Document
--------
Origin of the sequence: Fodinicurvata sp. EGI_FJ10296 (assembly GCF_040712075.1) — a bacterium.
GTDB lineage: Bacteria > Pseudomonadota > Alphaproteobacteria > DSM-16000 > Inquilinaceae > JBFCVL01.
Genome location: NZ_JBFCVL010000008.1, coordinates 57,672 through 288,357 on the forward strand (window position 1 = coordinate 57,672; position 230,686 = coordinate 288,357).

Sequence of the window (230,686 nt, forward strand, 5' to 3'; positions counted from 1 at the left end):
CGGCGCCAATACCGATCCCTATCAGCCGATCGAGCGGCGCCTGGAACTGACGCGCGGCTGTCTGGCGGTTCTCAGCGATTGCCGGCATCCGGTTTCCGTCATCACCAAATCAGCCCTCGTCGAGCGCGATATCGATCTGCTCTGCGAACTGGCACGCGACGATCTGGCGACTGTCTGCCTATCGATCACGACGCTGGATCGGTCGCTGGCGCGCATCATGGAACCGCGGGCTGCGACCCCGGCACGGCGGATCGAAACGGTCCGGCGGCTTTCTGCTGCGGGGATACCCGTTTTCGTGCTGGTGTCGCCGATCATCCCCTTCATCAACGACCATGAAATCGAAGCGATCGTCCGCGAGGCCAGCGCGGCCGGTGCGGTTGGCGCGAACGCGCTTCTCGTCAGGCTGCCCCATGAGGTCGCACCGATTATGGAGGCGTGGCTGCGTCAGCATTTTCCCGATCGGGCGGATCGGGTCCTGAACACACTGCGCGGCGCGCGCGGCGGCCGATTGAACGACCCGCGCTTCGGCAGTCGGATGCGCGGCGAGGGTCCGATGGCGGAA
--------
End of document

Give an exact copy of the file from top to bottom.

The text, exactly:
Origin of the sequence: Fodinicurvata sp. EGI_FJ10296 (assembly GCF_040712075.1) — a bacterium.
GTDB lineage: Bacteria > Pseudomonadota > Alphaproteobacteria > DSM-16000 > Inquilinaceae > JBFCVL01.
Genome location: NZ_JBFCVL010000008.1, coordinates 57,672 through 288,357 on the forward strand (window position 1 = coordinate 57,672; position 230,686 = coordinate 288,357).

Sequence of the window (230,686 nt, forward strand, 5' to 3'; positions counted from 1 at the left end):
CGGCGCCAATACCGATCCCTATCAGCCGATCGAGCGGCGCCTGGAACTGACGCGCGGCTGTCTGGCGGTTCTCAGCGATTGCCGGCATCCGGTTTCCGTCATCACCAAATCAGCCCTCGTCGAGCGCGATATCGATCTGCTCTGCGAACTGGCACGCGACGATCTGGCGACTGTCTGCCTATCGATCACGACGCTGGATCGGTCGCTGGCGCGCATCATGGAACCGCGGGCTGCGACCCCGGCACGGCGGATCGAAACGGTCCGGCGGCTTTCTGCTGCGGGGATACCCGTTTTCGTGCTGGTGTCGCCGATCATCCCCTTCATCAACGACCATGAAATCGAAGCGATCGTCCGCGAGGCCAGCGCGGCCGGTGCGGTTGGCGCGAACGCGCTTCTCGTCAGGCTGCCCCATGAGGTCGCACCGATTATGGAGGCGTGGCTGCGTCAGCATTTTCCCGATCGGGCGGATCGGGTCCTGAACACACTGCGCGGCGCGCGCGGCGGCCGATTGAACGACCCGCGCTTCGGCAGTCGGATGCGCGGCGAGGGTCCGATGGCGGAA